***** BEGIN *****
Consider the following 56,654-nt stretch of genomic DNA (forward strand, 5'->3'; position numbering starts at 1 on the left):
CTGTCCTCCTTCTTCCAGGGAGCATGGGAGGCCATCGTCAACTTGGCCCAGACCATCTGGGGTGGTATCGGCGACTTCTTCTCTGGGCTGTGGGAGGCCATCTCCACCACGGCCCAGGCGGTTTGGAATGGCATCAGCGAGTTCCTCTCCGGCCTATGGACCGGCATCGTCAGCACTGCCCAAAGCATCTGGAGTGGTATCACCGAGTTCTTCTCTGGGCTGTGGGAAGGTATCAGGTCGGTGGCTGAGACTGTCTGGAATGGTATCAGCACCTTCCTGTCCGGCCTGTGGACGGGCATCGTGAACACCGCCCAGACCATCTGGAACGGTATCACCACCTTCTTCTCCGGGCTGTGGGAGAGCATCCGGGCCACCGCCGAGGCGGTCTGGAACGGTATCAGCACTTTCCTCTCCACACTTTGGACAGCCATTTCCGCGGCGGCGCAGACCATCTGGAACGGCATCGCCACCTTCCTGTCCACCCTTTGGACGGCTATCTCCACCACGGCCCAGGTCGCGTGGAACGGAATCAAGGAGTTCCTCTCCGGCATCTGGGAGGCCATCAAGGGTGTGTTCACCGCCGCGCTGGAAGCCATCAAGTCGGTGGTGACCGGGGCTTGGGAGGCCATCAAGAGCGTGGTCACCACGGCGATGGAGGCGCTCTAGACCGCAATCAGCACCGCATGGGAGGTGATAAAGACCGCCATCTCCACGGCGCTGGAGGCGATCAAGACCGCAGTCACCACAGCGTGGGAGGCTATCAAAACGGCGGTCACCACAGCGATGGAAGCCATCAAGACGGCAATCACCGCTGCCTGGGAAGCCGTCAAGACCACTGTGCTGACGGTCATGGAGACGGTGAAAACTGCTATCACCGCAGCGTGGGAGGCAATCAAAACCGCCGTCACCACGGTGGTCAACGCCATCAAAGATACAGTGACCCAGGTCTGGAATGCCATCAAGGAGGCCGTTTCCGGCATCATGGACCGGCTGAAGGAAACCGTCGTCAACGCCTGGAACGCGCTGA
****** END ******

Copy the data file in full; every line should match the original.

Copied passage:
Consider the following 56,654-nt stretch of genomic DNA (forward strand, 5'->3'; position numbering starts at 1 on the left):
CTGTCCTCCTTCTTCCAGGGAGCATGGGAGGCCATCGTCAACTTGGCCCAGACCATCTGGGGTGGTATCGGCGACTTCTTCTCTGGGCTGTGGGAGGCCATCTCCACCACGGCCCAGGCGGTTTGGAATGGCATCAGCGAGTTCCTCTCCGGCCTATGGACCGGCATCGTCAGCACTGCCCAAAGCATCTGGAGTGGTATCACCGAGTTCTTCTCTGGGCTGTGGGAAGGTATCAGGTCGGTGGCTGAGACTGTCTGGAATGGTATCAGCACCTTCCTGTCCGGCCTGTGGACGGGCATCGTGAACACCGCCCAGACCATCTGGAACGGTATCACCACCTTCTTCTCCGGGCTGTGGGAGAGCATCCGGGCCACCGCCGAGGCGGTCTGGAACGGTATCAGCACTTTCCTCTCCACACTTTGGACAGCCATTTCCGCGGCGGCGCAGACCATCTGGAACGGCATCGCCACCTTCCTGTCCACCCTTTGGACGGCTATCTCCACCACGGCCCAGGTCGCGTGGAACGGAATCAAGGAGTTCCTCTCCGGCATCTGGGAGGCCATCAAGGGTGTGTTCACCGCCGCGCTGGAAGCCATCAAGTCGGTGGTGACCGGGGCTTGGGAGGCCATCAAGAGCGTGGTCACCACGGCGATGGAGGCGCTCTAGACCGCAATCAGCACCGCATGGGAGGTGATAAAGACCGCCATCTCCACGGCGCTGGAGGCGATCAAGACCGCAGTCACCACAGCGTGGGAGGCTATCAAAACGGCGGTCACCACAGCGATGGAAGCCATCAAGACGGCAATCACCGCTGCCTGGGAAGCCGTCAAGACCACTGTGCTGACGGTCATGGAGACGGTGAAAACTGCTATCACCGCAGCGTGGGAGGCAATCAAAACCGCCGTCACCACGGTGGTCAACGCCATCAAAGATACAGTGACCCAGGTCTGGAATGCCATCAAGGAGGCCGTTTCCGGCATCATGGACCGGCTGAAGGAAACCGTCGTCAACGCCTGGAACGCGCTGA